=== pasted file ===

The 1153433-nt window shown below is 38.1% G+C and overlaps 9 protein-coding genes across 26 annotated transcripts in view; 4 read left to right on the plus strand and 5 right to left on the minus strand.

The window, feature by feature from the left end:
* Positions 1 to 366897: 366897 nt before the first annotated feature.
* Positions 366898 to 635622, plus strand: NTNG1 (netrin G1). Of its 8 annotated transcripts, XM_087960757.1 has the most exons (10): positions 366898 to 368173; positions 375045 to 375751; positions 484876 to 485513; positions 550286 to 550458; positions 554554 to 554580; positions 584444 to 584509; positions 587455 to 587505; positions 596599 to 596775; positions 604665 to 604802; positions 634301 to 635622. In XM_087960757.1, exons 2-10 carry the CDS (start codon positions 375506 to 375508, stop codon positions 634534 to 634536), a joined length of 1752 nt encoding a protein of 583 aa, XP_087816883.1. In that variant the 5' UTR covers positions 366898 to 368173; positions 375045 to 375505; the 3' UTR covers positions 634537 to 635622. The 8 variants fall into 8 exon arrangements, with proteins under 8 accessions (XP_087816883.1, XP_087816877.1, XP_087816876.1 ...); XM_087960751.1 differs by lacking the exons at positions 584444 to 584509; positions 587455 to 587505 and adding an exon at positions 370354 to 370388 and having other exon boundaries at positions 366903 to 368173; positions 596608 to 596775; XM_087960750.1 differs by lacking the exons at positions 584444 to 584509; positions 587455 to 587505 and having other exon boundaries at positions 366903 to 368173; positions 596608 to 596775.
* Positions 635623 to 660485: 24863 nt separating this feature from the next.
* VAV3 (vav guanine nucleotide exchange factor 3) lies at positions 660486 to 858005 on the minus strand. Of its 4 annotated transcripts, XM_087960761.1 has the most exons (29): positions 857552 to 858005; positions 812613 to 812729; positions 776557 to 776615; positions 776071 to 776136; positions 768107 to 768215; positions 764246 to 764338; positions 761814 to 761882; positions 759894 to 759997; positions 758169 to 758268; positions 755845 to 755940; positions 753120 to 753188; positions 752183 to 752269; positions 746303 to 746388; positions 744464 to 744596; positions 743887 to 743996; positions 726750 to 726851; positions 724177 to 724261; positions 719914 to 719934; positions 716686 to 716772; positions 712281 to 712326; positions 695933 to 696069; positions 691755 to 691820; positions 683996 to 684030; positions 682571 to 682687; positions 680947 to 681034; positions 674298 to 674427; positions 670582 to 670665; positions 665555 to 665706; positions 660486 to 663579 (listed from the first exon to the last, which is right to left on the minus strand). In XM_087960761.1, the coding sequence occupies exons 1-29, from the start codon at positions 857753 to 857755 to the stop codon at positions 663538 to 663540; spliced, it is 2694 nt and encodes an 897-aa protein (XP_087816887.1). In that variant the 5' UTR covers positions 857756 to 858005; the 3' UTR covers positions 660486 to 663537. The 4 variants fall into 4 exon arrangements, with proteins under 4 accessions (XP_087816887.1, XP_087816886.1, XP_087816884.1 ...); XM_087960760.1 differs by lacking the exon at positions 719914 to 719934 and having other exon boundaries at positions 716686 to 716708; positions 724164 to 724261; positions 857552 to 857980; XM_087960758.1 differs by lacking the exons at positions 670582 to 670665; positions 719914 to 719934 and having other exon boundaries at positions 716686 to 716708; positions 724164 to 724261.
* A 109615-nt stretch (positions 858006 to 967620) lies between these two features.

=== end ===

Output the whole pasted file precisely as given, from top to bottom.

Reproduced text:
The 1153433-nt window shown below is 38.1% G+C and overlaps 9 protein-coding genes across 26 annotated transcripts in view; 4 read left to right on the plus strand and 5 right to left on the minus strand.

The window, feature by feature from the left end:
* Positions 1 to 366897: 366897 nt before the first annotated feature.
* Positions 366898 to 635622, plus strand: NTNG1 (netrin G1). Of its 8 annotated transcripts, XM_087960757.1 has the most exons (10): positions 366898 to 368173; positions 375045 to 375751; positions 484876 to 485513; positions 550286 to 550458; positions 554554 to 554580; positions 584444 to 584509; positions 587455 to 587505; positions 596599 to 596775; positions 604665 to 604802; positions 634301 to 635622. In XM_087960757.1, exons 2-10 carry the CDS (start codon positions 375506 to 375508, stop codon positions 634534 to 634536), a joined length of 1752 nt encoding a protein of 583 aa, XP_087816883.1. In that variant the 5' UTR covers positions 366898 to 368173; positions 375045 to 375505; the 3' UTR covers positions 634537 to 635622. The 8 variants fall into 8 exon arrangements, with proteins under 8 accessions (XP_087816883.1, XP_087816877.1, XP_087816876.1 ...); XM_087960751.1 differs by lacking the exons at positions 584444 to 584509; positions 587455 to 587505 and adding an exon at positions 370354 to 370388 and having other exon boundaries at positions 366903 to 368173; positions 596608 to 596775; XM_087960750.1 differs by lacking the exons at positions 584444 to 584509; positions 587455 to 587505 and having other exon boundaries at positions 366903 to 368173; positions 596608 to 596775.
* Positions 635623 to 660485: 24863 nt separating this feature from the next.
* VAV3 (vav guanine nucleotide exchange factor 3) lies at positions 660486 to 858005 on the minus strand. Of its 4 annotated transcripts, XM_087960761.1 has the most exons (29): positions 857552 to 858005; positions 812613 to 812729; positions 776557 to 776615; positions 776071 to 776136; positions 768107 to 768215; positions 764246 to 764338; positions 761814 to 761882; positions 759894 to 759997; positions 758169 to 758268; positions 755845 to 755940; positions 753120 to 753188; positions 752183 to 752269; positions 746303 to 746388; positions 744464 to 744596; positions 743887 to 743996; positions 726750 to 726851; positions 724177 to 724261; positions 719914 to 719934; positions 716686 to 716772; positions 712281 to 712326; positions 695933 to 696069; positions 691755 to 691820; positions 683996 to 684030; positions 682571 to 682687; positions 680947 to 681034; positions 674298 to 674427; positions 670582 to 670665; positions 665555 to 665706; positions 660486 to 663579 (listed from the first exon to the last, which is right to left on the minus strand). In XM_087960761.1, the coding sequence occupies exons 1-29, from the start codon at positions 857753 to 857755 to the stop codon at positions 663538 to 663540; spliced, it is 2694 nt and encodes an 897-aa protein (XP_087816887.1). In that variant the 5' UTR covers positions 857756 to 858005; the 3' UTR covers positions 660486 to 663537. The 4 variants fall into 4 exon arrangements, with proteins under 4 accessions (XP_087816887.1, XP_087816886.1, XP_087816884.1 ...); XM_087960760.1 differs by lacking the exon at positions 719914 to 719934 and having other exon boundaries at positions 716686 to 716708; positions 724164 to 724261; positions 857552 to 857980; XM_087960758.1 differs by lacking the exons at positions 670582 to 670665; positions 719914 to 719934 and having other exon boundaries at positions 716686 to 716708; positions 724164 to 724261.
* A 109615-nt stretch (positions 858006 to 967620) lies between these two features.